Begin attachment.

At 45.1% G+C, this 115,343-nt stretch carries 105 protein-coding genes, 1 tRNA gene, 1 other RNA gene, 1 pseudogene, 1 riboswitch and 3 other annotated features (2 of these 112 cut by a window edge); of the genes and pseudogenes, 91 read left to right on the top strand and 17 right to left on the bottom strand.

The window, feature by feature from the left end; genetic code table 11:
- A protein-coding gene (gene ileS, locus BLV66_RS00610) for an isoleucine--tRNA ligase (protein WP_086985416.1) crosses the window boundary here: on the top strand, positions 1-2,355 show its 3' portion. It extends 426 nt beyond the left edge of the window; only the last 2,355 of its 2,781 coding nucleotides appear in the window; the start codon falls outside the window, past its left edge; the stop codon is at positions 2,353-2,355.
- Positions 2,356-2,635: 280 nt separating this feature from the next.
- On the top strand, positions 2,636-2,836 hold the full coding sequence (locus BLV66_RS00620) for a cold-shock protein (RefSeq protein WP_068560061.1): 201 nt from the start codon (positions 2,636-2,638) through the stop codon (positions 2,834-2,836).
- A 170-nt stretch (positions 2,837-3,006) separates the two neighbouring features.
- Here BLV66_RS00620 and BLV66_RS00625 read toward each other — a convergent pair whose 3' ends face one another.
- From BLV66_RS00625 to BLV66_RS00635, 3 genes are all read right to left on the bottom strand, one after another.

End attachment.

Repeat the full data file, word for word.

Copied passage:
At 45.1% G+C, this 115,343-nt stretch carries 105 protein-coding genes, 1 tRNA gene, 1 other RNA gene, 1 pseudogene, 1 riboswitch and 3 other annotated features (2 of these 112 cut by a window edge); of the genes and pseudogenes, 91 read left to right on the top strand and 17 right to left on the bottom strand.

The window, feature by feature from the left end; genetic code table 11:
- A protein-coding gene (gene ileS, locus BLV66_RS00610) for an isoleucine--tRNA ligase (protein WP_086985416.1) crosses the window boundary here: on the top strand, positions 1-2,355 show its 3' portion. It extends 426 nt beyond the left edge of the window; only the last 2,355 of its 2,781 coding nucleotides appear in the window; the start codon falls outside the window, past its left edge; the stop codon is at positions 2,353-2,355.
- Positions 2,356-2,635: 280 nt separating this feature from the next.
- On the top strand, positions 2,636-2,836 hold the full coding sequence (locus BLV66_RS00620) for a cold-shock protein (RefSeq protein WP_068560061.1): 201 nt from the start codon (positions 2,636-2,638) through the stop codon (positions 2,834-2,836).
- A 170-nt stretch (positions 2,837-3,006) separates the two neighbouring features.
- Here BLV66_RS00620 and BLV66_RS00625 read toward each other — a convergent pair whose 3' ends face one another.
- From BLV66_RS00625 to BLV66_RS00635, 3 genes are all read right to left on the bottom strand, one after another.